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Are older adults better at making decisions than young adult? Study confirms

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Looking for a new job? Maybe a swank new apartment? If you're looking to make a change, research from Psychological Science shows that that the older you are, the better you get at making decisions.

Looking for a new job? Maybe a swank new apartment? If you're looking to make a change, research from Psychological Science shows that that the older you are, the better you get at making decisions.

In a prepared statement, study author Darrell Worthy said:

"We found that older adults are better at evaluating the immediate and delayed benefits of each option they choose from. They are better at creating strategies in response to the environment."

Highlights:

  • Researchers conducted two experiments. The first group tested adults on a point system. Participants included both the young and old.
  • In the first experiment, young adults were shown to go for the decision with immediate rewards.
  • In the second experiment, the older adults scored better due to to the fact that older adults were asked to evaluate each result.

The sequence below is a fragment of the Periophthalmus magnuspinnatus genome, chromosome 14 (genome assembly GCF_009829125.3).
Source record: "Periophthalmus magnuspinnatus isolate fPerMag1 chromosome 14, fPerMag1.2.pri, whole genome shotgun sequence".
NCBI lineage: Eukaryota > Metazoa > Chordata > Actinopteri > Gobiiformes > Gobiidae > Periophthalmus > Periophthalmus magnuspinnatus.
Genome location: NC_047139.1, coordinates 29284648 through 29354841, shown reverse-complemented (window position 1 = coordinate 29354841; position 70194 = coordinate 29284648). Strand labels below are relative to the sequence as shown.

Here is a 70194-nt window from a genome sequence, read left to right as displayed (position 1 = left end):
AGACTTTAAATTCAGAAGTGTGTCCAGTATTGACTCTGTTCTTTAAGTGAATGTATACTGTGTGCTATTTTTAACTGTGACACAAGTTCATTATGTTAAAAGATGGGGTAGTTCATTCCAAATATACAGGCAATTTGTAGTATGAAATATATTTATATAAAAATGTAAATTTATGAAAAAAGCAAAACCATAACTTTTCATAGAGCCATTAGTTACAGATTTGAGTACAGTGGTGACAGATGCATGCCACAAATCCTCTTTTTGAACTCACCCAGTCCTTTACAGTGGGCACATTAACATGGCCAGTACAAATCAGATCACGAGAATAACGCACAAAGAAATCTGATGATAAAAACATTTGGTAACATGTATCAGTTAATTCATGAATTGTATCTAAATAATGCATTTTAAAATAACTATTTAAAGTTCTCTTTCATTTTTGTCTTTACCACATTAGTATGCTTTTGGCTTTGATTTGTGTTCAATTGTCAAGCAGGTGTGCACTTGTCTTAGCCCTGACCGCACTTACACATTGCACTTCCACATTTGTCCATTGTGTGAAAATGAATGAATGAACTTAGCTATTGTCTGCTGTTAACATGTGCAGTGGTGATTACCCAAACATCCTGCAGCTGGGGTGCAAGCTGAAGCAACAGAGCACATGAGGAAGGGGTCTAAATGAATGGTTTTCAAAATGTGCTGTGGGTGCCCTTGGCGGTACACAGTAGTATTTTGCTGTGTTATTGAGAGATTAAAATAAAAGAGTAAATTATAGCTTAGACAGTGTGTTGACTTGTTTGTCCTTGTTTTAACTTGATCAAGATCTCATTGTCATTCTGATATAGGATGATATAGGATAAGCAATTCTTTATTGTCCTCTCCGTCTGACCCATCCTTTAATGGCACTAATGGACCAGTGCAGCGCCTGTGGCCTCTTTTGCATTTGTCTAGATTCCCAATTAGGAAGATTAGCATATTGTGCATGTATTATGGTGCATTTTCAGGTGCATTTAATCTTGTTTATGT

In a brief explanation, Worthy said:

"The younger adults were better when only the immediate rewards needed to be considered."

"But the second experiment required developing a theory about how rewards in the environment were structured. The more experience you have in this, the better you are better at it."

How did researchers sum it up?

"More broadly, our findings suggest that older adults have learned a number of heuristics" reasoning methods "from their vast decision-making experience," said Worthy. Another word for this, which the psychologists use in their title, is wisdom."

Image: Flickr via Borya

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Stacy Lipson

Contributing Writer

Contributing Writer Stacy Lipson has written for Natural Health, MSNBC's Body Odd, HealthDay.com, Sprig.com, BNET.com, MarieClaire.com, MyDaily.com and Lemondrop.com. He holds a degree from Temple University. She is based in New York. Follow her on Twitter. Disclosure